Nor has Feyre forgotten her bargain with Rhysand, High Lord of the feared Night Court. As Feyre navigates its dark web of politics, passion, and dazzling power, a greater evil looms—and she might be key to stopping it. But only if she can harness her harrowing gifts, heal her fractured soul, and decide how she wishes to shape her future—and the future of a world cleaved in two.
With more than a million copies sold of her beloved Throne of Glass series, Sarah J. Maas's masterful storytelling brings this second book in her seductive and action-packed series to new heights.
Yet not everyone wants to contain the free spirited Feyre. Rhysand might be seen as evil incarnate but the bargain he made with Feyre is a living bond. When it's clear Feyre is in great need, he takes her far away to his world of Night showing her the side of himself hidden from others. Feyre learns so much more about this tricky world she now lives in and finally comes to understand just where the real danger to humans and fae alike emanates!
I liked Tamlin in the first book, but I didn't love him as a hero. Why? At times I wanted to shake him and when Feyre went through so much to save him, I just wanted him to be, well, frankly more. Rhysand whilst cunning and manipulative clearly had depths and he was the ultimate reason for Feyre's survival. So I'm totally unsurprised Ms Maas shook off the beauty and the beast vibe and decided to redeem Rhysand because hey, bad boys are always sexy! Okay, that's a bit juvenile but Tamlin’s love turns to an unhealthy obsession and it was far more exciting reading this, the follow up. Feyre and her triangle, what can I say. She is so different from the first book I guess she grows up here but admittedly it takes a while. Secondary characters seem to be getting paired up which feels odd, or maybe that's just me? There's no doubt war is imminent as this story draws to a close and the saying keep your friends close, and your enemies closer has never rung more true!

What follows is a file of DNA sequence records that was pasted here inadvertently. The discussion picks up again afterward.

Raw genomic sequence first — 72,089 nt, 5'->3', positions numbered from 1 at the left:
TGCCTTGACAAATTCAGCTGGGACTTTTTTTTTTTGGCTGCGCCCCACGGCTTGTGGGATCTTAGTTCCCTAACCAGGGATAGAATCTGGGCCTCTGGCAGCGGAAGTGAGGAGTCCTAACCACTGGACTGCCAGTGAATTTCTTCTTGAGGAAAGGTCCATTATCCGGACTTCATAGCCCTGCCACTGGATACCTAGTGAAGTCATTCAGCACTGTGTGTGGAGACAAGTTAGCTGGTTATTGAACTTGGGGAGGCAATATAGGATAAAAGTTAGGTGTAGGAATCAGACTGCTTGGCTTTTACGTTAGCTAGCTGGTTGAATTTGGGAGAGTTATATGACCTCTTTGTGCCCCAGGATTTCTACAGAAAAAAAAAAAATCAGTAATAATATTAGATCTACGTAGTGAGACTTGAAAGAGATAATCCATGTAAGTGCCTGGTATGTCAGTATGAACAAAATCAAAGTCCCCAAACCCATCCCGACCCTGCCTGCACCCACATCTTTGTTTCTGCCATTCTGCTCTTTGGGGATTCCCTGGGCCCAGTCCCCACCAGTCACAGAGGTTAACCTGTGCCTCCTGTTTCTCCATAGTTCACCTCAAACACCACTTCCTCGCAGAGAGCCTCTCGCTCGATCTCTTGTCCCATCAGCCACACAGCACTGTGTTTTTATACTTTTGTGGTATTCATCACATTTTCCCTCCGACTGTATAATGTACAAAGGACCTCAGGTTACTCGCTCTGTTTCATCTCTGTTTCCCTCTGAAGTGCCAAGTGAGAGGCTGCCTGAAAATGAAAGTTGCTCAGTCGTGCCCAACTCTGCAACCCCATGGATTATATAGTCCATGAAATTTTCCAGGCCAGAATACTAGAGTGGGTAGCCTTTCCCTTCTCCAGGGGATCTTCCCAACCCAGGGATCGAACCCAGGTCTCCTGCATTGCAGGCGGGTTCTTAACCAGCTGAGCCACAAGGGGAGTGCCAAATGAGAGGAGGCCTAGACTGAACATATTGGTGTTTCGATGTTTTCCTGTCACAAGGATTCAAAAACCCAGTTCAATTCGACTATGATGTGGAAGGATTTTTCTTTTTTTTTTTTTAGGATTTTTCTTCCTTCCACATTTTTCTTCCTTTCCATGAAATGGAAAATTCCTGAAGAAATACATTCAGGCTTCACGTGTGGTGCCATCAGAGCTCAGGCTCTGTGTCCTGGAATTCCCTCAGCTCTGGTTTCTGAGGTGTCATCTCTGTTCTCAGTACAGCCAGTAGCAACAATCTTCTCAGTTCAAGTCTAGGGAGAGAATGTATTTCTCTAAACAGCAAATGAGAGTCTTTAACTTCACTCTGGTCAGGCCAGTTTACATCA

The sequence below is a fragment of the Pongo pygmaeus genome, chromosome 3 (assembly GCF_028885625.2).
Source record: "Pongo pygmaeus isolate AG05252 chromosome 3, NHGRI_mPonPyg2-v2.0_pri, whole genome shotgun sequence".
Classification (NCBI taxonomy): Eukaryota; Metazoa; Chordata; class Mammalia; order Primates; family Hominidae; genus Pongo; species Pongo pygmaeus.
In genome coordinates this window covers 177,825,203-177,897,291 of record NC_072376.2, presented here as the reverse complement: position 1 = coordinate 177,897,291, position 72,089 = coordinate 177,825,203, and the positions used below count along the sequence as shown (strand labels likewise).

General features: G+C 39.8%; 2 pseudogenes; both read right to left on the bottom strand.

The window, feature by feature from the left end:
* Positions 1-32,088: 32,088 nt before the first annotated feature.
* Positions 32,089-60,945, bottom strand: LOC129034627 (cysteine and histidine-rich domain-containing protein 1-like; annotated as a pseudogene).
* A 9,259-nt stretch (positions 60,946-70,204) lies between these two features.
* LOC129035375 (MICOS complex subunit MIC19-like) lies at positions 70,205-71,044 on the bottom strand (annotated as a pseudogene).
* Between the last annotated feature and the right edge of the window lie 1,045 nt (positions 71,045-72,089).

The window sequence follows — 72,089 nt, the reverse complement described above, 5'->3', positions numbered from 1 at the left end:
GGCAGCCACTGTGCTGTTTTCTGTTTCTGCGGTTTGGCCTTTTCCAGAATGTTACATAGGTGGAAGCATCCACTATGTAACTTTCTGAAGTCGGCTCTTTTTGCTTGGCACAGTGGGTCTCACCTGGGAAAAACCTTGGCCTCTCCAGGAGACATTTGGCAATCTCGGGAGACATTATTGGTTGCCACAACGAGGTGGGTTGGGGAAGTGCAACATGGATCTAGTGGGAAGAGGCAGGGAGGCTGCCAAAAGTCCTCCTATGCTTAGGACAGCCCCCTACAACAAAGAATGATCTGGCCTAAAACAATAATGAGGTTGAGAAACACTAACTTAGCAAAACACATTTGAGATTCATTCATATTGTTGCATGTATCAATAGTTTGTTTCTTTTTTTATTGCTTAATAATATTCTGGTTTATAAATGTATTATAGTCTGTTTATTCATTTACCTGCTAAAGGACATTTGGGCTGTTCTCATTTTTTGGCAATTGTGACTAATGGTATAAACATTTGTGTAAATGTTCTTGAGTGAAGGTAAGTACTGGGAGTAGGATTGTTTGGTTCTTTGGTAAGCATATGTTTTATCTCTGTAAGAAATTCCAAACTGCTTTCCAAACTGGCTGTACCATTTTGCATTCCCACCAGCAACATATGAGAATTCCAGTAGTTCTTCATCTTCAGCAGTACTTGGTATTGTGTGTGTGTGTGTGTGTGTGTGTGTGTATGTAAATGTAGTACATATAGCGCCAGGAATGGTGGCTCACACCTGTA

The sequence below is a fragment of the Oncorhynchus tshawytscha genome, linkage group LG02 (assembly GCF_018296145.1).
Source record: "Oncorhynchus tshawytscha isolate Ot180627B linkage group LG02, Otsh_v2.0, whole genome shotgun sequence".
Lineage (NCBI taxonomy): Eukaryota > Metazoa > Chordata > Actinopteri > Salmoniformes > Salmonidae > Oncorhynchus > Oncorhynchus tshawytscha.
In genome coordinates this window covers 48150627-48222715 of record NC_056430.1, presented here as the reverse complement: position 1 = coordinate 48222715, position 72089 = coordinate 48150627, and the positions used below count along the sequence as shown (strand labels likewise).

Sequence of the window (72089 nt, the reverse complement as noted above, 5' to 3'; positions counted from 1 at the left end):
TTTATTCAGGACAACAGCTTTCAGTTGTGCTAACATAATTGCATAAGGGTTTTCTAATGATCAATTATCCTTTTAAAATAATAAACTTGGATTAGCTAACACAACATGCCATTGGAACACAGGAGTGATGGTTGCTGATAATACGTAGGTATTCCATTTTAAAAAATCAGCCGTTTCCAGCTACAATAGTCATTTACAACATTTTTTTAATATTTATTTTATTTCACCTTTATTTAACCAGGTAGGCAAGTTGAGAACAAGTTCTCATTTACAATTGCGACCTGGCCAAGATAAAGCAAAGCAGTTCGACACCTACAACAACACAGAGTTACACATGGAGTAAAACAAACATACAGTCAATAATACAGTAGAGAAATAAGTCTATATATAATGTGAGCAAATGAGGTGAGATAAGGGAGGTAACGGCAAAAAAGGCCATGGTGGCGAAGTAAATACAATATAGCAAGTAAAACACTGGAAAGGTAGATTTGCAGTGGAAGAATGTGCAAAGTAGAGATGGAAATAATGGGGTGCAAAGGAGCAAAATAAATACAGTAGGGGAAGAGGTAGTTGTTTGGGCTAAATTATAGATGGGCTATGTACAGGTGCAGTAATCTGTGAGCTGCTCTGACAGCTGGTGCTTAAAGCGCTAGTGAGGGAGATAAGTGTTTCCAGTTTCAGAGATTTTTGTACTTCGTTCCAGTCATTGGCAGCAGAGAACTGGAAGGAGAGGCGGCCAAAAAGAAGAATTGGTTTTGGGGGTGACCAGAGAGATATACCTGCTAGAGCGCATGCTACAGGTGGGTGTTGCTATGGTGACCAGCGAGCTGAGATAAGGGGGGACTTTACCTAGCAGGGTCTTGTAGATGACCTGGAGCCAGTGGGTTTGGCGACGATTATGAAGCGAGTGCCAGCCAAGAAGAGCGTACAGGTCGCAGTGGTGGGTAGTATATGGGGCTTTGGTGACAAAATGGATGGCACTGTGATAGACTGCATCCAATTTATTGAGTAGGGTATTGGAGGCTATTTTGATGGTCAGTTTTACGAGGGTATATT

A Court of Mist and Fury is well written fantasy with a modern touch at times (toilets!!! and Feyre's colourful turn of phrase) but as an adult I did enjoy it. Perhaps at times I wanted to hurry things up a bit as it is a book with more than 600 pages. I liked seeing the world building expanded but realise the journey is far from over for these characters. Speaking of characters, I had a real problem with Feyre's family in the last book, A Court of Thorns and Roses, and they are back with a bang in this one.
I'm sure many readers are team Tamlin but for me Rhysand acquitted himself well, really well! Don't take my word for it though; read these books yourself and escape to a whole new world.